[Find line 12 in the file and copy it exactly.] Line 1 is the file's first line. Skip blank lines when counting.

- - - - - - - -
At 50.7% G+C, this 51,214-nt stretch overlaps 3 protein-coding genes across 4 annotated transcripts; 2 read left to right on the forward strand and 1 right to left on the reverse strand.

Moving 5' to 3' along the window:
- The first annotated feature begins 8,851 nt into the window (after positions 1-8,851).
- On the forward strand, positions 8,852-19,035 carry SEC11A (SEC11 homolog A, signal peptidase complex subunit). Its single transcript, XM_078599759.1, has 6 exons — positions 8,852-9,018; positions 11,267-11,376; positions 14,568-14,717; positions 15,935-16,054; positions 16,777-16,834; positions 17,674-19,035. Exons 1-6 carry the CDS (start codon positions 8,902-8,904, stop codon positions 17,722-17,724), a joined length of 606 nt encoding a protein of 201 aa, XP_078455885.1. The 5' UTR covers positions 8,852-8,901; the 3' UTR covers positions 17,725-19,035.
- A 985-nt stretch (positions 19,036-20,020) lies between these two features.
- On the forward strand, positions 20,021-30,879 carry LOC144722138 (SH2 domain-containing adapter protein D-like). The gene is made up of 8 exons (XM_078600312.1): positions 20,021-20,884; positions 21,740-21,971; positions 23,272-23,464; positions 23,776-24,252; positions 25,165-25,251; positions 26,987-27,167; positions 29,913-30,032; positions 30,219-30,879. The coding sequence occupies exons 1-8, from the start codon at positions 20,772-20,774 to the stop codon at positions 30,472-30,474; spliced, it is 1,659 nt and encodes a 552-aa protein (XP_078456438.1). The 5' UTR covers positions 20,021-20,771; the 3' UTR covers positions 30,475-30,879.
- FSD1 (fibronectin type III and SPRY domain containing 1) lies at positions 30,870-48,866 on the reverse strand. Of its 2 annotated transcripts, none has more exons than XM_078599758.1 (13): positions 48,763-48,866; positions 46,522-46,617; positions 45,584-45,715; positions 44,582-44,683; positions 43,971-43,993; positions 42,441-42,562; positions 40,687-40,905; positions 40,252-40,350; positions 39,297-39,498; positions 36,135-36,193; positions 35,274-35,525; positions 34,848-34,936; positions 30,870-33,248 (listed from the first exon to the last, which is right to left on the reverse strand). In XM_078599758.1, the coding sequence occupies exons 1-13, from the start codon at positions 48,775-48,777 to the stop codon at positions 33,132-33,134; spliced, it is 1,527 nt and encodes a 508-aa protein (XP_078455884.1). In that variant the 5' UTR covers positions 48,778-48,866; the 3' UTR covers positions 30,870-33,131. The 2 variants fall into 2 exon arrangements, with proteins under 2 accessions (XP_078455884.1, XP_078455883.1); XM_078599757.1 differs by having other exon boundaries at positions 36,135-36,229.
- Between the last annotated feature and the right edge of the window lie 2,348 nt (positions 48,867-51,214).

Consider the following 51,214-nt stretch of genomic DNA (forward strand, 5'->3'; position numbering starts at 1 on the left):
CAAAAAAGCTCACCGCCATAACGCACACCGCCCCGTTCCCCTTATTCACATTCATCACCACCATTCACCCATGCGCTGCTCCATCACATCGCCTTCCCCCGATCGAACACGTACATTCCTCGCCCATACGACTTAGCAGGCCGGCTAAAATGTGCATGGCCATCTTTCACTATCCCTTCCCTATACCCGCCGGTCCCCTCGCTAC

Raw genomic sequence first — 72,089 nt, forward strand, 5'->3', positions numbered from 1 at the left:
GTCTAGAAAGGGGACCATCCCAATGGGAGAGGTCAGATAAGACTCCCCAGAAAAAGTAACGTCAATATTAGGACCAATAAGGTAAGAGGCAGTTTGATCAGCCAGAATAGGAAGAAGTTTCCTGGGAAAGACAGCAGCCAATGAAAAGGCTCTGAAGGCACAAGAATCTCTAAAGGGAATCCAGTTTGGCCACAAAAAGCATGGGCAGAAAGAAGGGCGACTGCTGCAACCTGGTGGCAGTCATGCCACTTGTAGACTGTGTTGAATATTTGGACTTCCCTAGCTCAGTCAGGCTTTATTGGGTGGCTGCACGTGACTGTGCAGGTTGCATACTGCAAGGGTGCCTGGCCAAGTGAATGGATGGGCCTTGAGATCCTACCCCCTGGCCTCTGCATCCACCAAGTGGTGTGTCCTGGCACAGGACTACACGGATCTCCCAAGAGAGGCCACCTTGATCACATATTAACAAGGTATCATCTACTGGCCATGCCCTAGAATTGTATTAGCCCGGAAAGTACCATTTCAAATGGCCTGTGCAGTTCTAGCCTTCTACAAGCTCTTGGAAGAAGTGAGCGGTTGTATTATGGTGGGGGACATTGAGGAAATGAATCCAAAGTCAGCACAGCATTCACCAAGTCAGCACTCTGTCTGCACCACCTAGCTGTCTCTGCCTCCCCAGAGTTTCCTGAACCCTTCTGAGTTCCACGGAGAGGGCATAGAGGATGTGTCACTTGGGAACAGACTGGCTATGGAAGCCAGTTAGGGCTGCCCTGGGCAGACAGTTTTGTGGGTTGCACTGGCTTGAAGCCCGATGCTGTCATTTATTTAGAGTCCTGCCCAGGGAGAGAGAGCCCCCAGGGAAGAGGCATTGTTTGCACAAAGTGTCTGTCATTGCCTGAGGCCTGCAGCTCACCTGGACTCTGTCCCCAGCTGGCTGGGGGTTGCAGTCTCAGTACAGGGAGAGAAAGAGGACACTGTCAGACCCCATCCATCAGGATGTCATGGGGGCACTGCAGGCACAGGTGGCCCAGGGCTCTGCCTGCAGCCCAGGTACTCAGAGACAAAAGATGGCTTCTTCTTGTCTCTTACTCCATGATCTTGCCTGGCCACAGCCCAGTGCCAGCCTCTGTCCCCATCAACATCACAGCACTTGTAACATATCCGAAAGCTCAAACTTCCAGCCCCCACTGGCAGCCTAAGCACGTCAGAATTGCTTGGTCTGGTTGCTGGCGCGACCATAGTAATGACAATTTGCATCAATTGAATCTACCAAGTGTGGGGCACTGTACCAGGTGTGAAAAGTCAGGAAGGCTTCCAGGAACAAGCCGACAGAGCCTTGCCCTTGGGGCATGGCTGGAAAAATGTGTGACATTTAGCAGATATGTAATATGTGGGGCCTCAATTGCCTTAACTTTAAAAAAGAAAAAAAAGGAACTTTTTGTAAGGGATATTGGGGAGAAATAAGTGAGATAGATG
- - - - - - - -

GTCTAGAAAGGGGACCATCCCAATGGGAGAGGTCAGATAAGACTCCCCAGAAAAAGTAACGTCAATATTAGGACCAATAAGGTAAGAGGCAGTTTGATCAGCCAGAATAGGAAGAAGTTTCCTGGGAAAGACAGCAGCCAATGAAAAGGCTCTGAAGGCACAAGAATCTCTAAAGGGAATCCAGTTTGGCCACAAAAAGCATGGGCAGAAAGAAGGGCGACTGCTGCAACCTGGTGGCAGTCATGCCACTTGTAGACTGTGTTGAATATTTGGACTTCCCTAGCTCAGTCAGGCTTTATTGGGTGGCTGCACGTGACTGTGCAGGTTGCATACTGCAAGGGTGCCTGGCCAAGTGAATGGATGGGCCTTGAGATCCTACCCCCTGGCCTCTGCATCCACCAAGTGGTGTGTCCTGGCACAGGACTACACGGATCTCCCAAGAGAGGCCACCTTGATCACATATTAACAAGGTATCATCTACTGGCCATGCCCTAGAATTGTATTAGCCCGGAAAGTACCATTTCAAATGGCCTGTGCAGTTCTAGCCTTCTACAAGCTCTTGGAAGAAGTGAGCGGTTGTATTATGGTGGGGGACATTGAGGAAATGAATCCAAAGTCAGCACAGCATTCACCAAGTCAGCACTCTGTCTGCACCACCTAGCTGTCTCTGCCTCCCCAGAGTTTCCTGAACCCTTCTGAGTTCCACGGAGAGGGCATAGAGGATGTGTCACTTGGGAACAGACTGGCTATGGAAGCCAGTTAGGGCTGCCCTGGGCAGACAGTTTTGTGGGTTGCACTGGCTTGAAGCCCGATGCTGTCATTTATTTAGAGTCCTGCCCAGGGAGAGAGAGCCCCCAGGGAAGAGGCATTGTTTGCACAAAGTGTCTGTCATTGCCTGAGGCCTGCAGCTCACCTGGACTCTGTCCCCAGCTGGCTGGGGGTTGCAGTCTCAGTACAGGGAGAGAAAGAGGACACTGTCAGACCCCATCCATCAGGATGTCATGGGGGCACTGCAGGCACAGGTGGCCCAGGGCTCTGCCTGCAGCCCAGGTACTCAGAGACAAAAGATGGCTTCTTCTTGTCTCTTACTCCATGATCTTGCCTGGCCACAGCCCAGTGCCAGCCTCTGTCCCCATCAACATCACAGCACTTGTAACATATCCGAAAGCTCAAACTTCCAGCCCCCACTGGCAGCCTAAGCACGTCAGAATTGCTTGGTCTGGTTGCTGGCGCGACCATAGTAATGACAATTTGCATCAATTGAATCTACCAAGTGTGGGGCACTGTACCAGGTGTGAAAAGTCAGGAAGGCTTCCAGGAACAAGCCGACAGAGCCTTGCCCTTGGGGCATGGCTGGAAAAATGTGTGACATTTAGCAGATATGTAATATGTGGGGCCTCAATTGCCTTAACTTTAAAAAAGAAAAAAAAGGAACTTTTTGTAAGGGATATTGGGGAGAAATAAGTGAGATAGATG